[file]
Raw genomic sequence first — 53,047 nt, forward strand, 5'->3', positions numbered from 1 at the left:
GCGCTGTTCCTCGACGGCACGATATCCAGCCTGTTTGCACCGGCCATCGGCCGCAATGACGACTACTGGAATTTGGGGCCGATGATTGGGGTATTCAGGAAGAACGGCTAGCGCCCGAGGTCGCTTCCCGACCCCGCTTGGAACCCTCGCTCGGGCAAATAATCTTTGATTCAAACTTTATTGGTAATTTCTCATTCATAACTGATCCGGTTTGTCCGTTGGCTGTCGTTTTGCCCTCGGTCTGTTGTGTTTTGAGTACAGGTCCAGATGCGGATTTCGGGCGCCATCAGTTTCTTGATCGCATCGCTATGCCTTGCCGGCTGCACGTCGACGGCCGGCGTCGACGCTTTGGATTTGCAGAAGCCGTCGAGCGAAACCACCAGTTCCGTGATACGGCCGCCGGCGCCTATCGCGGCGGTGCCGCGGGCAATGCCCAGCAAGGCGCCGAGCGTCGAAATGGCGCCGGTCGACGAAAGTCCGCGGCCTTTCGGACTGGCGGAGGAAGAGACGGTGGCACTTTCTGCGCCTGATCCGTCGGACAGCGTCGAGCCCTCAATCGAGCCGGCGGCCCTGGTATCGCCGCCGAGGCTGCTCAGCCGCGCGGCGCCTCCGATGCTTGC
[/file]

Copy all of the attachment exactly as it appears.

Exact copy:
Raw genomic sequence first — 53,047 nt, forward strand, 5'->3', positions numbered from 1 at the left:
GCGCTGTTCCTCGACGGCACGATATCCAGCCTGTTTGCACCGGCCATCGGCCGCAATGACGACTACTGGAATTTGGGGCCGATGATTGGGGTATTCAGGAAGAACGGCTAGCGCCCGAGGTCGCTTCCCGACCCCGCTTGGAACCCTCGCTCGGGCAAATAATCTTTGATTCAAACTTTATTGGTAATTTCTCATTCATAACTGATCCGGTTTGTCCGTTGGCTGTCGTTTTGCCCTCGGTCTGTTGTGTTTTGAGTACAGGTCCAGATGCGGATTTCGGGCGCCATCAGTTTCTTGATCGCATCGCTATGCCTTGCCGGCTGCACGTCGACGGCCGGCGTCGACGCTTTGGATTTGCAGAAGCCGTCGAGCGAAACCACCAGTTCCGTGATACGGCCGCCGGCGCCTATCGCGGCGGTGCCGCGGGCAATGCCCAGCAAGGCGCCGAGCGTCGAAATGGCGCCGGTCGACGAAAGTCCGCGGCCTTTCGGACTGGCGGAGGAAGAGACGGTGGCACTTTCTGCGCCTGATCCGTCGGACAGCGTCGAGCCCTCAATCGAGCCGGCGGCCCTGGTATCGCCGCCGAGGCTGCTCAGCCGCGCGGCGCCTCCGATGCTTGC